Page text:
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Young Learners Books British Council Library
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JF/KER (Browse shelf) 1 Available
Young Learners Books British Council Library
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JF/KER (Browse shelf) 2 Available
Young Learners Books British Council Library
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JF/KER (Browse shelf) 3 Available
Young Learners Books British Council Library
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JF/KER (Browse shelf) 4 Available
Young Learners Books British Council Library
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JF/KER (Browse shelf) 5 Available

Enhanced descriptions from Syndetics:

Partly autobiographical, this is the third title in Judith Kerr's internationally acclaimed trilogy of books following the life of Anna through war-torn Germany, to London during the Blitz and her return to Berlin to discover the past... Berlin is where Anna lived before Hitler, when she was still a German child; before she spoke a word of English, before her family had all become refugees. Long before her happy new existence in London. But Mama is there, dangerously ill. Anna is forced to go back, to deal with questions of life and death, to face old fears, and to discover the past which she has so long shut away.

Originally published: 1978.

Print version record.

Reviews provided by Syndetics

Kirkus Book Review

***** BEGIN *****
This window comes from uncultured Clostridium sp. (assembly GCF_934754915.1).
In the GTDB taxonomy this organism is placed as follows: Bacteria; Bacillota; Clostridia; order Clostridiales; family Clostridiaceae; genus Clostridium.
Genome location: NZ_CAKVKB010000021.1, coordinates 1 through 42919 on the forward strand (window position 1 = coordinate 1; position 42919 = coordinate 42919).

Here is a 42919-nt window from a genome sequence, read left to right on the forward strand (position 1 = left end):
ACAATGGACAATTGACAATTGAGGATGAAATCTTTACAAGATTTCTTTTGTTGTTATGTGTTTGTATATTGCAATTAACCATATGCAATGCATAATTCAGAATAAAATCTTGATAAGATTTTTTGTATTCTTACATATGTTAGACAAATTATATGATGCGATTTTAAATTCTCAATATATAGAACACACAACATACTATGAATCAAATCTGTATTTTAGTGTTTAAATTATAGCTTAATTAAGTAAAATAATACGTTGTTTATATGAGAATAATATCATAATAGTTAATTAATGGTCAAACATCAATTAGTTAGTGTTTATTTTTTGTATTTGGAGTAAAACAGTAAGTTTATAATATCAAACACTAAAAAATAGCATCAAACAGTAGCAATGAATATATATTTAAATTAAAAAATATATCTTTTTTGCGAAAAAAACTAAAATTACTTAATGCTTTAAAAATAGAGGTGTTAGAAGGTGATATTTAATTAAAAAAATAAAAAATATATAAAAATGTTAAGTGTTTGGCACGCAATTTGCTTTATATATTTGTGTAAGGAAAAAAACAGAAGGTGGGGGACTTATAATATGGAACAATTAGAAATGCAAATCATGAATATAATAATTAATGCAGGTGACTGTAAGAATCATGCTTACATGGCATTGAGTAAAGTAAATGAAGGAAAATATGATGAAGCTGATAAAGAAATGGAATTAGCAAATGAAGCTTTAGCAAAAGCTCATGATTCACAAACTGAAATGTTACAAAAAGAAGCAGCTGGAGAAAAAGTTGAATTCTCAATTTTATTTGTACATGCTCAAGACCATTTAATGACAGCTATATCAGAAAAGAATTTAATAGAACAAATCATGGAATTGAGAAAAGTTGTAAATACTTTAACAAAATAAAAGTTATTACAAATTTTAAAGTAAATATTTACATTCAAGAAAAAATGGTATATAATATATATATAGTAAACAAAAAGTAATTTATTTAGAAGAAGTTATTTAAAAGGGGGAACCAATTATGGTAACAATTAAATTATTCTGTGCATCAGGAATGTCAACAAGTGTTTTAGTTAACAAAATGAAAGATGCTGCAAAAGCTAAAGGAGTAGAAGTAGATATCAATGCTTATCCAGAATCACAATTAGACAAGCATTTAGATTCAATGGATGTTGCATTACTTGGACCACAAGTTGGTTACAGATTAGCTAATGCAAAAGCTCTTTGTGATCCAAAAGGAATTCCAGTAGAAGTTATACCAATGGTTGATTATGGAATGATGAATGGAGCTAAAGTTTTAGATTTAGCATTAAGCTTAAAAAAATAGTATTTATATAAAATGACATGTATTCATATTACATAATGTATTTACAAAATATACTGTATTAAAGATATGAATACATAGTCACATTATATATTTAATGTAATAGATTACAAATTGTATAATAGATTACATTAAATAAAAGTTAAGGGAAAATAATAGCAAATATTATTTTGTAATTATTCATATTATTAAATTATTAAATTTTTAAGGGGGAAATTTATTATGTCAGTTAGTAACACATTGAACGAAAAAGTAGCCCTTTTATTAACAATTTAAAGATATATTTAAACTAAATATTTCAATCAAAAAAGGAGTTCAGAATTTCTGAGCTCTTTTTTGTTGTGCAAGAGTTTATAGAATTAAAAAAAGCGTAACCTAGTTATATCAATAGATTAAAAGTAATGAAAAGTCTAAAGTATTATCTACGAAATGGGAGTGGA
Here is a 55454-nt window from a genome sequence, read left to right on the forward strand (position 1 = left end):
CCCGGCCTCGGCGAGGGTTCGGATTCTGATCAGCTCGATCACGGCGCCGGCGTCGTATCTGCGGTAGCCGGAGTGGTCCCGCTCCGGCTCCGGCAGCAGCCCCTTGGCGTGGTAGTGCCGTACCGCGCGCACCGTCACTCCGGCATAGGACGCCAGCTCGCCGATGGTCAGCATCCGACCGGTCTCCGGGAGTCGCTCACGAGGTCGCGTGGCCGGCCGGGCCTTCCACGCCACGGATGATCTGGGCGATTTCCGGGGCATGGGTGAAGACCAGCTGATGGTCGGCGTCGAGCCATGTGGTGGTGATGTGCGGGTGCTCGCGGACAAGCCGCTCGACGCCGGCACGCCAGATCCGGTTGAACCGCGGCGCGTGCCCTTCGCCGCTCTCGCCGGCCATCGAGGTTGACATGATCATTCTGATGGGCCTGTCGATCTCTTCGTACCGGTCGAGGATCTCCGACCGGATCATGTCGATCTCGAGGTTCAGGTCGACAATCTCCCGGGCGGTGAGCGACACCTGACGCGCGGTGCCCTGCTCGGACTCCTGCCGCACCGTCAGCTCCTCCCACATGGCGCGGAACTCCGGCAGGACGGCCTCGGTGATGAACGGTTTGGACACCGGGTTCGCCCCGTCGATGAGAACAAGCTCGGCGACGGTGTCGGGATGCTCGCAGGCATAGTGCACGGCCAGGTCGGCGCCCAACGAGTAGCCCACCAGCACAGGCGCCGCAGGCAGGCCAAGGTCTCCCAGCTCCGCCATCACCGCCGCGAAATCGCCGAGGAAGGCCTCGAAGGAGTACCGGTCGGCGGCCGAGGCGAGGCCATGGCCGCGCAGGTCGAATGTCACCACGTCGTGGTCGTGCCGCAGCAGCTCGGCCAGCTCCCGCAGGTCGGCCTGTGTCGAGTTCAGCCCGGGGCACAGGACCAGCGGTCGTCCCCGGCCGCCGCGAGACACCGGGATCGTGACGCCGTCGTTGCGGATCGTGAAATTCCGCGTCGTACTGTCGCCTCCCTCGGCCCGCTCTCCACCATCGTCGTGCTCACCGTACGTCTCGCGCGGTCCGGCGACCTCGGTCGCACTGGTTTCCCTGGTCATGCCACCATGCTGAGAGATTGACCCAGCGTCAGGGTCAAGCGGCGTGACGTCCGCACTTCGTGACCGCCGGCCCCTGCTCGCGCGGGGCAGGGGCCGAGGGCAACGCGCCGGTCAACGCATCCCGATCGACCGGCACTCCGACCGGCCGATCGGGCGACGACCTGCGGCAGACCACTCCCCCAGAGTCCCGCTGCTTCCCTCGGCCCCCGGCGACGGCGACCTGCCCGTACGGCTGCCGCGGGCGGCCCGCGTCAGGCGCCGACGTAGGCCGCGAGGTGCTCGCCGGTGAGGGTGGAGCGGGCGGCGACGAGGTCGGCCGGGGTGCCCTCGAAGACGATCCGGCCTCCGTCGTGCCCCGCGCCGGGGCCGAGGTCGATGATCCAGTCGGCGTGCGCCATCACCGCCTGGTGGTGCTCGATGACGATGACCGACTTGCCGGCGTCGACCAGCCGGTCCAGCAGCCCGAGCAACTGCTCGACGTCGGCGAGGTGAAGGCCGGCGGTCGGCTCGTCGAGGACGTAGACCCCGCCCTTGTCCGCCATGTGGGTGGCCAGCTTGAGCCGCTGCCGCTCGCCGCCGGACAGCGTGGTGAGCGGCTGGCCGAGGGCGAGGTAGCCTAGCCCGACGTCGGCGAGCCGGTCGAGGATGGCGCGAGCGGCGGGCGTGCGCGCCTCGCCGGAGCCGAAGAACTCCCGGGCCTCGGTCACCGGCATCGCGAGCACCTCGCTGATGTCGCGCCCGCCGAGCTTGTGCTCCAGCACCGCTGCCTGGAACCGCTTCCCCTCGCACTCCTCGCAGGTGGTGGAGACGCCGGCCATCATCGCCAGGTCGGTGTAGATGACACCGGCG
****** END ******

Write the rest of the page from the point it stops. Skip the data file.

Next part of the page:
The autobiographical heroine of When Hitler Stole Pink Rabbit (1972) and The Other Way Round (1975) is a married woman now, selecting a dining-room rug in a London store when word comes from her mother's lover in Berlin that Mama is in serious condition in the hospital. Mama's trouble, Anna discovers when she gets there, is not pneumonia as Konrad first reported but a suicide attempt motivated by his infidelity. Charming brother Max arrives later, rousing all Mama's interest as always, though it's Anna who has probably saved her life. During Anna's days in Berlin, and between exchanges with Mama, Max, and Konrad, her childhood memories are dislodged by visits to the family's old neighborhood; they mix with present concern for Mama, wry reflection on her sad, undignified affair, and impatience tinged with resentment at being kept away from husband Richard. It's all so tentative and finely tuned that the ending seems disappointingly managed: on her return home, Anna realizes with joy that she is pregnant. Otherwise the author's shaping hand never obtrudes, and this has none of the reductive underlining one expects in a YA novel. And Anna, though very much a 1950s wife, is not the bland paper-doll adult that often emerges when juvenile heroines grow up. But the little girl who responded to ten-year-old Anna in . . .Pink Rabbit is unlikely to pick up on her wavelength here--perhaps readers are expected to observe the same intervals between books that the publishers have. In any ease, for whomever whenever, Kerr writes with integrity and sensitivity, allowing us in this mature encounter a sharper view of both the Anna we knew and the past we've shared with her. Copyright ©Kirkus Reviews, used with permission.

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